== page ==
Deeply nestled in the hollow hills and emerald mushroom moss of grey-skied glens and fens there lived the six sisters Wild.



Each one was different from the next but they were united in the stories that were told to them as young girls. Like you and me they had next door neighbors, yet the Wilds had for their neighbors two of the most imminent folklorists of the 19th century, The Brothers Grimm. This was fortunate, not for the sisters as much as for the scholarly fairy tale collecting Grimm’s. You see, it was the girl next door and her contemporaries who held the golden key to many of the fairy tales in the Grimm’s famous anthology.




The brothers Grimm did little to repudiate the myth that they collected their tales in the countryside, village to village from peasants, farmers, beggars and widowed crones. They intentionally hid the identities of their most crucial collaborators who were in fact, educated ladies like the Wild sisters. In the forward to their first collection of 86 stories, Children’s and Household Fairy Tales published in 1812, the brothers instead celebrated the~


…nameless poetic soul of German culture and its legions of simple folk who passed down the stories through the generations.


Yet 30 of the original 86 stories were told to the Grimm’s by the sisters Wild including such classics as, The Companionship of Cat and Mouse, Child of Mary, Prince Swan, Hansel and Gretel, The Singing Bone, Frau Holle and Rumpelstilzchen.


The Brothers Grimm, translated by Lucy Crane, illustrated by Walter Crane


Out of the 6 sisters, it was Dortchen Wild who contributed most prolifically. In fact, Dortchen and Wilhelm Grimm had developed more than a mutual respect for German folklore during these early years of story swaps. There was a love story brewing between their pages of inky scribbles which had been blossoming for 15 years. Finally, in 1825 their unspoken amorous affection was celebrated in marriage and later the birth of four children.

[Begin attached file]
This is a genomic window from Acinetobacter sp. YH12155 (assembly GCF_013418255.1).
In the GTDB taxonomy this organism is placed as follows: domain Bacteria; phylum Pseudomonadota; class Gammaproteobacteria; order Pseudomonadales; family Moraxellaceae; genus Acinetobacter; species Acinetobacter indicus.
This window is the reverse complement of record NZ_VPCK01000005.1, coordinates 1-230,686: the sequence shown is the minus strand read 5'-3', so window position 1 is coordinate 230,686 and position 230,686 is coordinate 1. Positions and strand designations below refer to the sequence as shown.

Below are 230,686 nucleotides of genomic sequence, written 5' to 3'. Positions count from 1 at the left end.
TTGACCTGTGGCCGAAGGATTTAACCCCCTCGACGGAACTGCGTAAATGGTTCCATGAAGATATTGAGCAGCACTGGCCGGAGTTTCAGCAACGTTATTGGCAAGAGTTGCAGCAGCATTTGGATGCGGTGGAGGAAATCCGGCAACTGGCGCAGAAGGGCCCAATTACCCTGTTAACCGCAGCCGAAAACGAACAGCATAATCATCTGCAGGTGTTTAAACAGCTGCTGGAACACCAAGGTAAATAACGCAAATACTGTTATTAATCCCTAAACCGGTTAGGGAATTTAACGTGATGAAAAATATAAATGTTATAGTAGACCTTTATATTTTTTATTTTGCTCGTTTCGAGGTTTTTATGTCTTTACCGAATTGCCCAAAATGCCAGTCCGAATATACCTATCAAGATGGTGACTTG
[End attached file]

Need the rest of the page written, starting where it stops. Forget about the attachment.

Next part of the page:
Dortchen Wild telling fairy tales to Wilhelm Grimm. Artist unknown.


However, when the Grimm’s published their second volume of fairy tales in 1819 they decided it was time to pay homage to their most recent collaborator. This was none other than, Dorothea Viehmann, the daughter of an innkeeper from the small village of Zwern. Dorothea contributed over 40 tales to the Fairy Tale collections 2nd edition and while they may be relatively unknown today, they are arguably the most strange and fantastic as some of their titles suggest~ The Devil With Three Golden Hairs, Doctor Know It All, Hans My Hedgehog and The Goose Maid, which was one of the Grimm’s personal favorites.


Dorothea was apparently an elocutionary genius among storytellers who could recite again and again, word for word her tales exactly as she had heard them as a young girl. Here she is depicted in the frontispiece for the 2nd edition.


Frontispiece for the 2nd edition of Grimm's Kinder und HausMarchen 1819


The Grimm's had this to say of their matriarchal treasure trove~


"This woman is still robust, possesses a sturdy and pleasant face that gazed out brightly and crisply from her eyes. When she told a story she did it freely, extemporaneously and shined in the performance. "


It would be incorrect to assume that all the Grimm fairy tales were of German origin. Dorothea's family were Huguenot's and her stories often betrayed their ancestral French origins. This was also true of another integral fairy tale think tank for the Grimm's, this time a family of four sisters, the Hassenpflugs, who contributed over 30 stories to the Brothers Grimm including~ Little Red Riding Hood, Puss in Boots, Sleeping Beauty and The Twelve Huntsmen.


A book which I joyously recommend for you lovers of folklore and fairy tale origins is~

Clever Maids: The Secret history of The Grimm Fairy Tales by Valerie Paradiz.